News media often describe Trump as a “populist” and lump him in with politicians in other countries, like Hungary’s Viktor Orban, who have also gained power by exploiting white resentment against immigrants and global elites. And there are indeed strong and scary parallels: Orban has effectively turned Hungary into an authoritarian state, retaining the forms of democracy but rigging the system in such a way that his party has a permanent lock on power.

It’s alarmingly easy to envision the U.S. going the same way, and very soon: If Trump is re-elected next year, that could mark the end of America’s democratic experiment.

Steven Tyler Demands Trump Stop Playing Aerosmith Songs at Rallies

Steven Tyler Demands Trump Stop Playing Aerosmith Songs at Rallies

By broadcasting the 1993 hit “Livin’ on the Edge” at a West Virginia arena, the President infringed on the singer’s copyright, says his attorney.

By Shirley Halperin

Aerosmith singer Steven Tyler is demanding President Donald Trump stop using the band’s songs at rallies, like the one held at the Charleston Civic Center in West Virginia on Tuesday (August 21). The band’s 1993 hit “Livin’ on the Edge” was played as Trump devotees entered the venue, which has a capacity of 13,500. Tyler has in turn sent a “cease and desist” letter through his attorney Dina LaPolt to the White House accusing the President of willful infringement in broadcasting the song, which was written by Tyler, Joe Perry and Mark Hudson.

Citing the Lanham Act, which prohibits “any false designation or misleading description or representation of fact … likely to cause confusion … as to the affiliation, connection, or association of such person with another person,” Tyler’s attorney contends that playing an Aerosmith song in a public arena gives the false impression that Tyler is endorsing Trump’s presidency.
Steven Tyler Demands Trump Stop Playing Aerosmith Songs at Rallies

Of all the possible songs Trump Incorporated could have used for a “rally” why was this one chosen?”

Livin’ On The Edge

Aerosmith

Produced by Bruce Fairbairn

Album Get A Grip

[Verse 1]
There’s something wrong with the world today
I don’t know what it is
Something’s wrong with our eyes
We’re seeing things in a different way
And God knows it ain’t his
It sure ain’t no surprise

[Chorus]
Living on the edge
Living on the edge
Living on the edge
Living on the edge

[Verse 2]
There’s something wrong with the world today
The light bulb’s getting dim
There’s meltdown in the sky
If you can judge a wise man
By the color of his skin
Then mister you’re a better man than I

[Chorus]
Living on the edge
You can’t help yourself from falling
Living on the edge
You can’t help yourself at all
Living on the edge
You can’t stop yourself from falling
Living on the edge

[Verse 3]
Tell me what you think about your sit-u-a-tion
Complication – aggravation
Is getting to you
If chicken little tells you that the sky is falling
Even if it wasn’t, would you still come crawling
Back again?
I bet you would my friend
Again and again and again and again and again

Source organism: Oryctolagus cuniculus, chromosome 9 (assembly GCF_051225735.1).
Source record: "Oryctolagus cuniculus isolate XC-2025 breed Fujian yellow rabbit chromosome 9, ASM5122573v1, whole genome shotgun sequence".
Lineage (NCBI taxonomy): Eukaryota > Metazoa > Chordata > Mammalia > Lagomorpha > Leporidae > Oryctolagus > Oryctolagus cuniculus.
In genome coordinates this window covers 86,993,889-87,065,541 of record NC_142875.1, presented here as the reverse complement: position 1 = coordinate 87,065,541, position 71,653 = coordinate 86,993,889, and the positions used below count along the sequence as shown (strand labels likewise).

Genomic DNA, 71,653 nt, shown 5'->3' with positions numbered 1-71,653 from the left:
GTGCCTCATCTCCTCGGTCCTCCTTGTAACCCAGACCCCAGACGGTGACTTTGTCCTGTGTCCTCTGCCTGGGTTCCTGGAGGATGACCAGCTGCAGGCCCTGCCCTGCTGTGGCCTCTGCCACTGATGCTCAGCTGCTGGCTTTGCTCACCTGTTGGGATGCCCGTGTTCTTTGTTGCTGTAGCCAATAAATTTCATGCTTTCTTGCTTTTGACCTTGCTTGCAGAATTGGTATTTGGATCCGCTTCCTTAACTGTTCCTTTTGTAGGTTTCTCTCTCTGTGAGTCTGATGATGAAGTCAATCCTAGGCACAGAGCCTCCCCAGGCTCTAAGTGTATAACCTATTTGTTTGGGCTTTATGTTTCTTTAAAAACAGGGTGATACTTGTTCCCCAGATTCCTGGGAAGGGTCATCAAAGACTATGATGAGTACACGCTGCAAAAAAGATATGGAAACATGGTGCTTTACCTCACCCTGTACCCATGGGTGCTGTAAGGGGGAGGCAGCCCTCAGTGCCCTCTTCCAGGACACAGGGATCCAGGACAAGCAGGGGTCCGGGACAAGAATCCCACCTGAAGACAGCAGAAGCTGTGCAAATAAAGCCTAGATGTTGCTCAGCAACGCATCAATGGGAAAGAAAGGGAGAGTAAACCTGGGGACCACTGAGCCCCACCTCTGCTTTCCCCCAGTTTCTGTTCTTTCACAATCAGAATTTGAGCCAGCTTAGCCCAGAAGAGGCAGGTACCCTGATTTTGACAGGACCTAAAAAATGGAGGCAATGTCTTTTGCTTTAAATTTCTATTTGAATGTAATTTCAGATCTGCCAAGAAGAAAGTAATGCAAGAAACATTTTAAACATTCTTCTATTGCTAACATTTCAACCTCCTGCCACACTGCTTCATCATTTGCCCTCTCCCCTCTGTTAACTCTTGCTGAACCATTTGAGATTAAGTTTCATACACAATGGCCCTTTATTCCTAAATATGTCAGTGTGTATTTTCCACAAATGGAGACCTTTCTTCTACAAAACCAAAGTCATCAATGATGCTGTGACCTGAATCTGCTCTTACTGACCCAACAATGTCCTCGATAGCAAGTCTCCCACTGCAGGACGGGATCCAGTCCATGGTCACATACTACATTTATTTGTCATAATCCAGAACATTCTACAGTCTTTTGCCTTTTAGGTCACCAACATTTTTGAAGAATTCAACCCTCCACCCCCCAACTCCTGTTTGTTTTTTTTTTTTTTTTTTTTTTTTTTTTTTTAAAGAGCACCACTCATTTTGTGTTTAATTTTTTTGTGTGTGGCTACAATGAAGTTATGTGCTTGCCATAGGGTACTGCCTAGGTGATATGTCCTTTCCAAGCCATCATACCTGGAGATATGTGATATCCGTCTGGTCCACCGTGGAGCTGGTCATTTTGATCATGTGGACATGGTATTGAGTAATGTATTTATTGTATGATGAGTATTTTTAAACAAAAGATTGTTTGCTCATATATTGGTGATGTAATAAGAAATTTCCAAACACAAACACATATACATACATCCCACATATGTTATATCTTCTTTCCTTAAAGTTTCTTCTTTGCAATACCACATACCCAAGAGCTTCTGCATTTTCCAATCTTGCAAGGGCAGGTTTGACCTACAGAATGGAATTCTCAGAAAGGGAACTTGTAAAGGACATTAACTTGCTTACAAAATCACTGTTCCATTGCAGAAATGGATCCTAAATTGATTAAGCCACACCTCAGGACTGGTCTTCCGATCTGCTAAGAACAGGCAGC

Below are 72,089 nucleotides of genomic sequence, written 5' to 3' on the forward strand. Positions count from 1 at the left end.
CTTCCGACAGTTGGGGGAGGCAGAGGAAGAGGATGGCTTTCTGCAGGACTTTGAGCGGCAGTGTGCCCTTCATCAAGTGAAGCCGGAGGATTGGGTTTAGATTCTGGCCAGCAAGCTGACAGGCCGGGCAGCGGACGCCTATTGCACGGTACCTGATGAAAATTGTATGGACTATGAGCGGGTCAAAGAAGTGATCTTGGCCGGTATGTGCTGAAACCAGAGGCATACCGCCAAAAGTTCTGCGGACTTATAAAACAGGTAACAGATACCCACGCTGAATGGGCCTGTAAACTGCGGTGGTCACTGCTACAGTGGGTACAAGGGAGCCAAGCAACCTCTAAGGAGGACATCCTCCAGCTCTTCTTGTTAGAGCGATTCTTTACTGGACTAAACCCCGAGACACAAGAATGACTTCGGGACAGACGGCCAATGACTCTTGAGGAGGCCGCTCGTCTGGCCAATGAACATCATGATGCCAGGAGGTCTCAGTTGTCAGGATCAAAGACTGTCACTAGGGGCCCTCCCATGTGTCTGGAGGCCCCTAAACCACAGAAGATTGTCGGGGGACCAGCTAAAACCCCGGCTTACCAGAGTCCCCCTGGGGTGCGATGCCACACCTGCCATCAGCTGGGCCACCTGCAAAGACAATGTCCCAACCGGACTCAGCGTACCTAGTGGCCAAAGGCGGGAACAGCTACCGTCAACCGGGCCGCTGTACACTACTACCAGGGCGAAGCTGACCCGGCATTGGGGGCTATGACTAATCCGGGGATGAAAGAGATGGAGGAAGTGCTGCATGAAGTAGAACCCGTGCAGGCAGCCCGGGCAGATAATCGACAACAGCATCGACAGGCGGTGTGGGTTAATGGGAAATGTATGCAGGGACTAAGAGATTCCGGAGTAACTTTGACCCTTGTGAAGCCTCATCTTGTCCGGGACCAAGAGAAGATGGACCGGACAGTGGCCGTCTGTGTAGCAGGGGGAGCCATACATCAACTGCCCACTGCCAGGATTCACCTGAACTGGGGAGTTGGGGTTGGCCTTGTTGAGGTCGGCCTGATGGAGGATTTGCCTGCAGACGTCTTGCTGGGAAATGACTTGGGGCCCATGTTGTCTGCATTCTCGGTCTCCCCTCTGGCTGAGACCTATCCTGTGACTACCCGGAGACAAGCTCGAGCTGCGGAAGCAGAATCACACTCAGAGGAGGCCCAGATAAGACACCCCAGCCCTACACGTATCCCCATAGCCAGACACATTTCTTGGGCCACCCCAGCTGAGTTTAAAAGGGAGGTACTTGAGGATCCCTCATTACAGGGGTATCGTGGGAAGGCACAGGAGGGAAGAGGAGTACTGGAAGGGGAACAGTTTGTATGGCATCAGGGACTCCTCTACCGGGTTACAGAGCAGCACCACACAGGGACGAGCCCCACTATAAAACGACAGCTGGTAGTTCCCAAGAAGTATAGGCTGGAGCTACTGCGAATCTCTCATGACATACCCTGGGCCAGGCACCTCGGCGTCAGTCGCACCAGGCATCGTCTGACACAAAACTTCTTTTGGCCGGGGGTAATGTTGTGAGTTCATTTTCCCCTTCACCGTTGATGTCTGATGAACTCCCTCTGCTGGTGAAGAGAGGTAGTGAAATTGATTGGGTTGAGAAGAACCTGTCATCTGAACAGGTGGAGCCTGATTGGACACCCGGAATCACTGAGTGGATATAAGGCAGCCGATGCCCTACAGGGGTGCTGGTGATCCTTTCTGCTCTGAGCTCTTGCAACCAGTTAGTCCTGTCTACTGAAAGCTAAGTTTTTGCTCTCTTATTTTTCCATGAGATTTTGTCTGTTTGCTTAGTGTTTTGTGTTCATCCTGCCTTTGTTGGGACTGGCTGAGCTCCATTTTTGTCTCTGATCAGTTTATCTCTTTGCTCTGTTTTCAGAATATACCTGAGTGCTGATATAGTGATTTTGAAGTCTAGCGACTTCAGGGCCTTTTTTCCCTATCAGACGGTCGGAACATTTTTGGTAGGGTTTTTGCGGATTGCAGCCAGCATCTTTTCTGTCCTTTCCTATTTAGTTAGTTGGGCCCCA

Tell me what you think about your sit-u-a-tion
Complication – aggravation
Is getting to you
If Chicken Little tells you that the sky is falling
Even if it was would you still come crawling
Back again?
I bet you would my friend
Again and again and again and again

[Bridge]
Something right with the world today
And everybody knows it’s wrong
But we can tell ’em no or we could let it go
But I’d would rather be a hanging on

[Chorus]
Living on the edge
You can’t help yourself from falling
Living on the edge
You can’t help yourself at all
Living on the edge
You can’t stop yourself from falling
Living on the edge
https://genius.com/Aerosmith-livin-on-the-edge-lyrics

Glowing Orange Lunatic Fringe

The Times finally gets to the bottom of Trump supporters: It turns out they’re garbage human beings

Hunter
Daily Kos Staff
2018/07/04

Go team adultery / child detention / fake charities / money laundering / sexism / racism / actual genuine treason. Getty Images

In the New York Times‘ quest to get to the bottom of what makes every last Trump supporter in America tick, we have been treated to endless interviews, loving tributes to downtrodden towns in which nary a non-white person is ever seen, and one particular day when the op-ed pages were turned over to Trump supporters to argue for Trump’s genius directly. But this is still not enough, and so Sunday’s paper included a zoological analysis from a journalist who grew up among them.

It is meant to be flattering, or at least neutral, but the short version is that the people who have been bleating about “family values” for the last half-century do not actually give a flying damn about family values and never did. It was all garbage from the get-go. While people from “college” or “in New York” or “religiously conservative” or “liberal” or take-your pick all had harsh words for the crooked, lying, adulterous, misogynist trash-heap of a human being, the salt-of-the-earth Trump supporters back in Nebraska could not possibly care less about the bullshit-laden values attributed to them in fawning tributes to the heartland’s common clay.